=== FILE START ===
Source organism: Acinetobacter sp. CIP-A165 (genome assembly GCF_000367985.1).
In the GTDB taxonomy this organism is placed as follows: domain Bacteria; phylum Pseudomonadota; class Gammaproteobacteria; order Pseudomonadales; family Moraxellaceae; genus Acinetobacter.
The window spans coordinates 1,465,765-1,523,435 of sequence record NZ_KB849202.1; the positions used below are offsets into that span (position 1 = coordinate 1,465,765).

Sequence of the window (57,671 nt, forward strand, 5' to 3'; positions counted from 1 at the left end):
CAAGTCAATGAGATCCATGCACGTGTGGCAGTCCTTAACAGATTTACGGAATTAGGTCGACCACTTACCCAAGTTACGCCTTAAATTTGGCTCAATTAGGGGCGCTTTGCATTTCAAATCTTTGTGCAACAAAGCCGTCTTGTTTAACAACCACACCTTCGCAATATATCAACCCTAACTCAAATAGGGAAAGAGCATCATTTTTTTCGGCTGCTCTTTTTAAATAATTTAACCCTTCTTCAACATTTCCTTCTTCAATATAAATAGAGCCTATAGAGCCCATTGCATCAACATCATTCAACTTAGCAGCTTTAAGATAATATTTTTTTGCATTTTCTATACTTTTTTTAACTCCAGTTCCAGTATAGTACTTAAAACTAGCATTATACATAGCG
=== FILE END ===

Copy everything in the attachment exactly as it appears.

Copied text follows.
Source organism: Acinetobacter sp. CIP-A165 (genome assembly GCF_000367985.1).
In the GTDB taxonomy this organism is placed as follows: domain Bacteria; phylum Pseudomonadota; class Gammaproteobacteria; order Pseudomonadales; family Moraxellaceae; genus Acinetobacter.
The window spans coordinates 1,465,765-1,523,435 of sequence record NZ_KB849202.1; the positions used below are offsets into that span (position 1 = coordinate 1,465,765).

Sequence of the window (57,671 nt, forward strand, 5' to 3'; positions counted from 1 at the left end):
CAAGTCAATGAGATCCATGCACGTGTGGCAGTCCTTAACAGATTTACGGAATTAGGTCGACCACTTACCCAAGTTACGCCTTAAATTTGGCTCAATTAGGGGCGCTTTGCATTTCAAATCTTTGTGCAACAAAGCCGTCTTGTTTAACAACCACACCTTCGCAATATATCAACCCTAACTCAAATAGGGAAAGAGCATCATTTTTTTCGGCTGCTCTTTTTAAATAATTTAACCCTTCTTCAACATTTCCTTCTTCAATATAAATAGAGCCTATAGAGCCCATTGCATCAACATCATTCAACTTAGCAGCTTTAAGATAATATTTTTTTGCATTTTCTATACTTTTTTTAACTCCAGTTCCAGTATAGTACTTAAAACTAGCATTATACATAGCG